Last week was a slow one in Shanghai, with the first three days of week off for Qing Ming Festival, followed by Easter and Good Friday in the U.S. The Qing Ming Festival is an important traditional Chinese holiday, a day when families visit and clean up the graves of deceased ancestors. It is an extended three-day holiday because many families need to travel long distances to reach their ancestral resting places.
The significance of Qing Ming Festival in China highlights the importance of familial ties in Chinese culture. In traditional Chinese society, the family is the basic social unit, unlike in Western societies that emphasize individualism. That is why whenever something good happens to a Chinese individual, the person’s entire family benefits, and the opposite tends to apply as well.
Although there is no official “nobility” in contemporary China, descendants of powerful government officials and communist party leaders wield enormous influence and clout in the country. Known as “Princelings,” the children of Chinese political leaders believe that they are entitled to inherit the nation. Many military commanders in China are still loyal to the children of their late former commanders, which is a source of power for many leading Princelings. Another source of power for Princelings is economic clout, which often generates financial gains that in turn create even more economic clout.
In Beijing, the two most powerful political interest groups are the Princelings and the Communist Youth League (CYL). Current Chinese president Hu Jintao was a former chairman of the CYL. Originally Hu favored another former CYL chairman, current vice premier Li Keqiang, to succeed him as president at the end of the year.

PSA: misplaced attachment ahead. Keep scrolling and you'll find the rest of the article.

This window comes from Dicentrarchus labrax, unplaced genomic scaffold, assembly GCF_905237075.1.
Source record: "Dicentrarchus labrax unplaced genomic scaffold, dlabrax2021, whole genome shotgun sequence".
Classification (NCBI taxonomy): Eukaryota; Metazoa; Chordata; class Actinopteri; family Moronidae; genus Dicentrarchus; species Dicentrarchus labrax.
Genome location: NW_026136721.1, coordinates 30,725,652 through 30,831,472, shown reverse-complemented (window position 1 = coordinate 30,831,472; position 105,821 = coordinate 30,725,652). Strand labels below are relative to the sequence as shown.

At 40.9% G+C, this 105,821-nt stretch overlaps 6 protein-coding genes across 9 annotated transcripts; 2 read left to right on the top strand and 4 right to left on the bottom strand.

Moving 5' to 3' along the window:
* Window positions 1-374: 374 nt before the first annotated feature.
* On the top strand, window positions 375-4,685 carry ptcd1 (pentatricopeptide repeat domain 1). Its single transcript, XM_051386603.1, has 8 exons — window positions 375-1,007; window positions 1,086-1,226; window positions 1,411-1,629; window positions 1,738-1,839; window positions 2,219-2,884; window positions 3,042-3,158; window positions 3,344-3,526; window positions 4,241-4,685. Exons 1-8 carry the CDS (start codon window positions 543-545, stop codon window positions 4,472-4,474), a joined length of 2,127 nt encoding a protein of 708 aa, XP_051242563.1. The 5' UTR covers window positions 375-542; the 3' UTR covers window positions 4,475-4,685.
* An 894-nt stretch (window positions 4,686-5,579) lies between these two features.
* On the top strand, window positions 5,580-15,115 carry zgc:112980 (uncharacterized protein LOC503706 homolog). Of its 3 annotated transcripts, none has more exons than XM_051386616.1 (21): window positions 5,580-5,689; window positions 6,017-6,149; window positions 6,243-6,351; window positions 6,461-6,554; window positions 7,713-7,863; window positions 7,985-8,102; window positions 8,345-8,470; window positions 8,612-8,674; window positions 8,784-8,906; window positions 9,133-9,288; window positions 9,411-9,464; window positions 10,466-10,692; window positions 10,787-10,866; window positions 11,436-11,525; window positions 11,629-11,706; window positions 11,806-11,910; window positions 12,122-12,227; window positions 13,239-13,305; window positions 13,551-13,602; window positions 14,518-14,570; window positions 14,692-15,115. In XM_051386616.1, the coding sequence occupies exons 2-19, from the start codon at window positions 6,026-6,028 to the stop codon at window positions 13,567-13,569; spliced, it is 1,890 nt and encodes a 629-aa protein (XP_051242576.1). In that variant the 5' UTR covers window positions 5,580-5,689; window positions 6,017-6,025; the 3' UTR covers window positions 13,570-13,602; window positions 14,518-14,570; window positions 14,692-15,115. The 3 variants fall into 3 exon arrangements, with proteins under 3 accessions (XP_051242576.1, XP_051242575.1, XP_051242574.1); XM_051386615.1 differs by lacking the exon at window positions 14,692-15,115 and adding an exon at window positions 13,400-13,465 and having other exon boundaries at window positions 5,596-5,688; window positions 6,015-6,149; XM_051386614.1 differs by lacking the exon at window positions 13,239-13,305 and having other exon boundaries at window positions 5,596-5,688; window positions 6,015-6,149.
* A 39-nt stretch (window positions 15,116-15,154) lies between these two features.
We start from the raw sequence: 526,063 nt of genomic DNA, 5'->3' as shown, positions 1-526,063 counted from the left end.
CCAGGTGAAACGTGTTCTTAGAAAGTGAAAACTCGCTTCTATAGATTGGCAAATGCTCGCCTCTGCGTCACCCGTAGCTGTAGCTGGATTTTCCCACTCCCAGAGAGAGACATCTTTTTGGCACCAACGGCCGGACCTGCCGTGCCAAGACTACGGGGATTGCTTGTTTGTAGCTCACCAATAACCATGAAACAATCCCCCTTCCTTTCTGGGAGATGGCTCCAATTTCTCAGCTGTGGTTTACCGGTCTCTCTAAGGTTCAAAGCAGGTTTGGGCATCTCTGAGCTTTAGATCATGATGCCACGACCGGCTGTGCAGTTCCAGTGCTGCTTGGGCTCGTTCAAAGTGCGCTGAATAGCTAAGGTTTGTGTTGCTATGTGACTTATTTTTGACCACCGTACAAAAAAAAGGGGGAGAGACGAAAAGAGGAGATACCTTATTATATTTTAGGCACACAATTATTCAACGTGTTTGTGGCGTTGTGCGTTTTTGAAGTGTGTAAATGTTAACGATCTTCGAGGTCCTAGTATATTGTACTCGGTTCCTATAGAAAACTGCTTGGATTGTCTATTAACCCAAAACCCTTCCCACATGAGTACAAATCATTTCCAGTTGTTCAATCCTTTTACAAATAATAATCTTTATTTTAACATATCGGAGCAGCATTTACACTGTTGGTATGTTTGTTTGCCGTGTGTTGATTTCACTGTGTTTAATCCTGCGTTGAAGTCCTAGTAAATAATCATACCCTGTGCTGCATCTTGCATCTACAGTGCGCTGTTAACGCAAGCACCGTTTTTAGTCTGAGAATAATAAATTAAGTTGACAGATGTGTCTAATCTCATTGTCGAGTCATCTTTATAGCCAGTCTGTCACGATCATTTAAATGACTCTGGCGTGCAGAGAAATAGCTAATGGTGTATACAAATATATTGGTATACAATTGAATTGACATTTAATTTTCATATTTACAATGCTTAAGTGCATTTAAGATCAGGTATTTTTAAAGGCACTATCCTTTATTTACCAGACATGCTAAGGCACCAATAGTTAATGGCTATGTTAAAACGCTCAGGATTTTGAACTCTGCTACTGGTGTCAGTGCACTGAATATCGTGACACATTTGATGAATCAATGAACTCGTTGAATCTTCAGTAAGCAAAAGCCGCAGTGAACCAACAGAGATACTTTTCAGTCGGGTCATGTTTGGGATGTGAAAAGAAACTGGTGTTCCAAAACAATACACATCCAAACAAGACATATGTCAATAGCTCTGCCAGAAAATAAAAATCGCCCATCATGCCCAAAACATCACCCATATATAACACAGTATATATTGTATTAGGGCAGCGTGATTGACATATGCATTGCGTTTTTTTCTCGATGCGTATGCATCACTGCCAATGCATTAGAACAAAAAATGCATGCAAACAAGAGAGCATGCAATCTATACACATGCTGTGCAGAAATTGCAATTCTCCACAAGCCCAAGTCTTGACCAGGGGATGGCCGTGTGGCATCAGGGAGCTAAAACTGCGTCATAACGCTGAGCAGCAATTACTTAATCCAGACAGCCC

However, the Princelings favored one of their own, current vice president Xi Jingpin, to succeed Hu for the next ten years. After a series of ongoing behind-the-scene power struggles, the Princelings gained the upper hand, and for now it seems likely that Xi will become the next president and Li will become the next premier of China.
The current power structure in China is such that no one individual can truly call the shots on everything anymore. Even President Hu, who heads the state, the communist party and the military, is more of a first amongst equals than the supreme leader of the land . Officially, there is the nine-member central politburo, which Hu leads, that controls the communist party and the government. In addition to the politburo, there are several powerful Princeling families, such as scions of former leaders Deng Xiaoping and Jiang Zemin, who still wield significant influence within the military and the communist party. One such Princeling was Li Xiaopeng, a son of former premier Li Peng, who headed Huaneng Power for several years before being transferred to become the vice governor of Shanxi Province.
It is almost certain that seven out of the nine current politburo members, including president Hu Jintao and premier Wen Jiabao, will step down from their posts at the end of the year. Chinese political observers believe that while Xi and Li will stay to lead the next generation of Chinese politicians, the other seven spots are still up for grabs.
There is an ongoing power struggle for these spots. But unlike the presidential election in the U.S. this year, the power struggle in China will continue to largely remain behind the scenes. That is why Beijing will do all they can to ensure that the Chinese economy remains stable this year and prevent social upheaval to make sure the power transition goes through peacefully.
The power transition is causing the Chinese government to increase fiscal spending this year, which would be good for domestic consumption. Companies in our portfolio ranging from Baidu (NASDAQ:BIDU) to Starbucks (NASDAQ:SBUX) will all benefit.